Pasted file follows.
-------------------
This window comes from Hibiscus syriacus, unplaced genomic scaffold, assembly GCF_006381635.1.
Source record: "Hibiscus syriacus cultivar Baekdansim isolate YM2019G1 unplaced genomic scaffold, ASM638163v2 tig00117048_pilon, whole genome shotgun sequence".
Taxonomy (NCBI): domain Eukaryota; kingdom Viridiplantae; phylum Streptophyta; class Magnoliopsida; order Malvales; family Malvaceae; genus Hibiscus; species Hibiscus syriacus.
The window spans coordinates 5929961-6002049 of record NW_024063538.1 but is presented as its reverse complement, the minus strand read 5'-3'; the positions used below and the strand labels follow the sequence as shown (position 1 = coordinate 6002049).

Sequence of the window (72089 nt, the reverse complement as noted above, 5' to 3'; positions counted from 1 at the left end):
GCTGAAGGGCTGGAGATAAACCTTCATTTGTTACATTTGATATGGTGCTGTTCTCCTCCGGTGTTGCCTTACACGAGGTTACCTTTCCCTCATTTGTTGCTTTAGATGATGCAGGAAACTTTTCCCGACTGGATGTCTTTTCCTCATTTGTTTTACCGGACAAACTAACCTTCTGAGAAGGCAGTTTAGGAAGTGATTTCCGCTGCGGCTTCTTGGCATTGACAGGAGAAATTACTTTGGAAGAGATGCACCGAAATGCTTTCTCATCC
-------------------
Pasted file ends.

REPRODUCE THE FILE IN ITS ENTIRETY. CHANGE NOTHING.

This window comes from Hibiscus syriacus, unplaced genomic scaffold, assembly GCF_006381635.1.
Source record: "Hibiscus syriacus cultivar Baekdansim isolate YM2019G1 unplaced genomic scaffold, ASM638163v2 tig00117048_pilon, whole genome shotgun sequence".
Taxonomy (NCBI): domain Eukaryota; kingdom Viridiplantae; phylum Streptophyta; class Magnoliopsida; order Malvales; family Malvaceae; genus Hibiscus; species Hibiscus syriacus.
The window spans coordinates 5929961-6002049 of record NW_024063538.1 but is presented as its reverse complement, the minus strand read 5'-3'; the positions used below and the strand labels follow the sequence as shown (position 1 = coordinate 6002049).

Sequence of the window (72089 nt, the reverse complement as noted above, 5' to 3'; positions counted from 1 at the left end):
GCTGAAGGGCTGGAGATAAACCTTCATTTGTTACATTTGATATGGTGCTGTTCTCCTCCGGTGTTGCCTTACACGAGGTTACCTTTCCCTCATTTGTTGCTTTAGATGATGCAGGAAACTTTTCCCGACTGGATGTCTTTTCCTCATTTGTTTTACCGGACAAACTAACCTTCTGAGAAGGCAGTTTAGGAAGTGATTTCCGCTGCGGCTTCTTGGCATTGACAGGAGAAATTACTTTGGAAGAGATGCACCGAAATGCTTTCTCATCC